Therefore, we have found that the rescaling Eq. (13), even if the \(\delta C_{ij}\) terms are neglected, reproduces exactly the NLO and deviates from the NNLO by terms which are both next-to-next-to-soft and next-to-next-to-leading small-*z*, and thus expected to be small.^{3} To verify this, we plot in Fig. 1 the ratio of the approximate NNLO cross section (denoted NNLO\(_\mathrm{A}\), as obtained setting \(\delta C_{ij}=0\)) over the exact one, for a range of pseudo-scalar masses and for various choices of the scales. (The setting of PDFs and other parameters is the same as in Sect. 5.) At high masses, i.e. closer to threshold, the difference is at most \(\sim 2\)‰, depending on the value of the renormalisation scale, but almost independent of the factorisation scale (a consequence of the fact that the factorisation scale dependence is generally mild for this process). At smaller masses, where unpredicted next-to-next-to-soft corrections are larger, the discrepancy can reach \(\sim \)1% for small renormalisation scales. Overall, the agreement is excellent.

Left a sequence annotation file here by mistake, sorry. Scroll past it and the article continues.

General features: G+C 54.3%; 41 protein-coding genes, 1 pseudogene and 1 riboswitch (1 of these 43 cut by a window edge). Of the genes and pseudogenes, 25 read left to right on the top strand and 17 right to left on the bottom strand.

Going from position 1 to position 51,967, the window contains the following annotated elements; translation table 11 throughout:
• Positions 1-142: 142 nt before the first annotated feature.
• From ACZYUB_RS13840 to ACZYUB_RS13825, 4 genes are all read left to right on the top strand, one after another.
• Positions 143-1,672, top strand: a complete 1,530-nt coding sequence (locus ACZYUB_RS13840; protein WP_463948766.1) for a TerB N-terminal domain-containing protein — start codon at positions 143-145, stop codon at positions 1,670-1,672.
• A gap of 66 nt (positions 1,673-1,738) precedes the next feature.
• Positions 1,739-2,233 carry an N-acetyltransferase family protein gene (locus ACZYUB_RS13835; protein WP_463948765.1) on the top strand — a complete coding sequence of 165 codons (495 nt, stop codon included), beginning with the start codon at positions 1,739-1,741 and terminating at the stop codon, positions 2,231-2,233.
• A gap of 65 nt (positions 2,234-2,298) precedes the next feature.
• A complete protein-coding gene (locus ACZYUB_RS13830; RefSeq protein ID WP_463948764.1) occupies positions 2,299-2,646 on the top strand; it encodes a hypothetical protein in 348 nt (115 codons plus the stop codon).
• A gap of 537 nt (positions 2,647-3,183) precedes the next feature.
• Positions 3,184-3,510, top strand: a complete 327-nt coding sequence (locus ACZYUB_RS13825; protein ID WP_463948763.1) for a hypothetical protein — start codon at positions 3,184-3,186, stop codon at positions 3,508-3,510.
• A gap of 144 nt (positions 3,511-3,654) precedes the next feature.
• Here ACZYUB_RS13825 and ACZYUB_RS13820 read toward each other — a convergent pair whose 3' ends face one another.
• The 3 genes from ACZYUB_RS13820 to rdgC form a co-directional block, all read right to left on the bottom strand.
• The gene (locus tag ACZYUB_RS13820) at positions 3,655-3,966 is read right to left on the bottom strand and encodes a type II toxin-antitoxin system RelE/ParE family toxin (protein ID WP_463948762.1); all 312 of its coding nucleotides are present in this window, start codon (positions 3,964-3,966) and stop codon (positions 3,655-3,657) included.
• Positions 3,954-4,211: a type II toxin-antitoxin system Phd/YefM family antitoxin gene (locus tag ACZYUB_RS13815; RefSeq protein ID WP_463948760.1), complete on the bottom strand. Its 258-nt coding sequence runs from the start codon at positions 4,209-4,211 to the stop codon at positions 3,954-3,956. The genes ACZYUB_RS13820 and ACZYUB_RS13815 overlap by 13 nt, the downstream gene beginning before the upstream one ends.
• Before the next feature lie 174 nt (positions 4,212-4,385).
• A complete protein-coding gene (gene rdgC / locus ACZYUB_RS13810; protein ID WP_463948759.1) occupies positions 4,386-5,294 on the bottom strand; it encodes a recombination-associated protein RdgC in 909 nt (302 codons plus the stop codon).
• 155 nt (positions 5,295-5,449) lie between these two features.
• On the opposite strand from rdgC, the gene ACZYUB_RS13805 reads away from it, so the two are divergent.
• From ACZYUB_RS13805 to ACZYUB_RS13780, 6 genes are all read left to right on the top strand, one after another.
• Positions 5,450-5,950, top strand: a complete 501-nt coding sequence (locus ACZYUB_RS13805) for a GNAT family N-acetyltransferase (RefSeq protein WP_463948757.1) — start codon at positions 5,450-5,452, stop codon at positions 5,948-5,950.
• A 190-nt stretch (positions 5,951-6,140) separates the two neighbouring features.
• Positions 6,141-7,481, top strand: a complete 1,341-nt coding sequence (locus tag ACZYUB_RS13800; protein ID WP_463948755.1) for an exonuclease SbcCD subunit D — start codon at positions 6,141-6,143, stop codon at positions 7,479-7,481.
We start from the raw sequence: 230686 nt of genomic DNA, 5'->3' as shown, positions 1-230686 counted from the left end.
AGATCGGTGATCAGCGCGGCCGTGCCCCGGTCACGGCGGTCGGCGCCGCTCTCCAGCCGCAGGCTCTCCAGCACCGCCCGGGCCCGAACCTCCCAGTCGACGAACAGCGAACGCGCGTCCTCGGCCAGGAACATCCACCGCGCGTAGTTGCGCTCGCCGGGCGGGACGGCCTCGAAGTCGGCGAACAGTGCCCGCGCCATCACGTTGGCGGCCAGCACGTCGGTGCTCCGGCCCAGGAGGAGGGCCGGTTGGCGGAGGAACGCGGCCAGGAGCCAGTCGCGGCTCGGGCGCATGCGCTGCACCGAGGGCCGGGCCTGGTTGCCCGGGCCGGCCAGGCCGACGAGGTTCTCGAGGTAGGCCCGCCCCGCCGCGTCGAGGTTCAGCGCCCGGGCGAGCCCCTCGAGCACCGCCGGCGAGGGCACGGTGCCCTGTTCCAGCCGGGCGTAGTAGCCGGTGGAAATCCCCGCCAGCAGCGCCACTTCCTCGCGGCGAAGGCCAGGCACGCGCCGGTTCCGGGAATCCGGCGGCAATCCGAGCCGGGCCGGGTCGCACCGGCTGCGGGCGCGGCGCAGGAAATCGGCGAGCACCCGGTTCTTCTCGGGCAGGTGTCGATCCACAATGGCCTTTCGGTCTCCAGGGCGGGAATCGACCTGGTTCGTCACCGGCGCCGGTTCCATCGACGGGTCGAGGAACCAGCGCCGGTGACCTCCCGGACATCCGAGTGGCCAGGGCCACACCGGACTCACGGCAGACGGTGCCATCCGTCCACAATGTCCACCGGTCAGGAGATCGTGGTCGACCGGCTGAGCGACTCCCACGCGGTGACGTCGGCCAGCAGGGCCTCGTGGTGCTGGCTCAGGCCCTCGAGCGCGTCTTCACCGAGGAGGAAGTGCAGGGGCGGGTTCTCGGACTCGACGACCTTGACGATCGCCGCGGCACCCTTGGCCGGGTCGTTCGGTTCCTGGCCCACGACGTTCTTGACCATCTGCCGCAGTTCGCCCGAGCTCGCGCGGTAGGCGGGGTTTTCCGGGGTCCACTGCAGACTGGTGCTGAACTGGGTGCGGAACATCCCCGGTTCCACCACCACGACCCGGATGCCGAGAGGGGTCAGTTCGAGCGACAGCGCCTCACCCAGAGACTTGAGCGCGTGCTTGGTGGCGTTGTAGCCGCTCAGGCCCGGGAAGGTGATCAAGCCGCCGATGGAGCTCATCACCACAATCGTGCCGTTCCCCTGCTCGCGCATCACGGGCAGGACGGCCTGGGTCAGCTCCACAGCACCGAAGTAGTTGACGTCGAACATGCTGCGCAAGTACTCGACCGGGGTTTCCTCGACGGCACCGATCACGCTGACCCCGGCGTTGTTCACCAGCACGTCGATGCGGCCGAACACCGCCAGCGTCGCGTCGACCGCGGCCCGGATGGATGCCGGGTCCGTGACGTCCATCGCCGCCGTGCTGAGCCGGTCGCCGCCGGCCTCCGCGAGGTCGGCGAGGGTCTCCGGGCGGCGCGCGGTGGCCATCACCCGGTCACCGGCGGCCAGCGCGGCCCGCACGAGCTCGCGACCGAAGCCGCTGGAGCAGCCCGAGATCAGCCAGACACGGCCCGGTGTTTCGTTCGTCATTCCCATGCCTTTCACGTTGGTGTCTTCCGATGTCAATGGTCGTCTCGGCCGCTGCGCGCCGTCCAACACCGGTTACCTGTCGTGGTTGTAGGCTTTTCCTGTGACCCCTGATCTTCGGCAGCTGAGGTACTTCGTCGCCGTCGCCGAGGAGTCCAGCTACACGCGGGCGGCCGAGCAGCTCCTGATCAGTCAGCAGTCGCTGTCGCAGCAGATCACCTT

Alternatively, and more drastically, we could ignore the rescaling and drop all the terms in Eq. (17) except the first: in this case, the ignored terms contain also leading soft and next-to-soft contributions. Hence, this variation provides a conservative estimate of the error on the approximation, as it also varies contributions (the soft-virtual ones) which are known and correctly included in our N\(^3\)LO\(_\mathrm{A}\). This variation is also useful to understand how big corrections can be if our conjecture on the form of \(\delta C_{ij}\), namely the absence of next-to-soft terms in them, was wrong. The ratio of this alternative approximation (denoted in the plot N\(^3\)LO\(_\mathrm{A'}\)) over our default N\(^3\)LO\(_\mathrm{A}\) is shown in Fig. 2 (upper panel), where it clearly appears that the largest variation never exceeds \(2\%\), and is smaller than \(1\%\) for most scales and masses.

*z*terms (which are not predicted correctly in the threshold expansion), so the uncertainty from the truncation is likely smaller. Therefore, the final estimate on the uncertainty on our result remains at the percent level.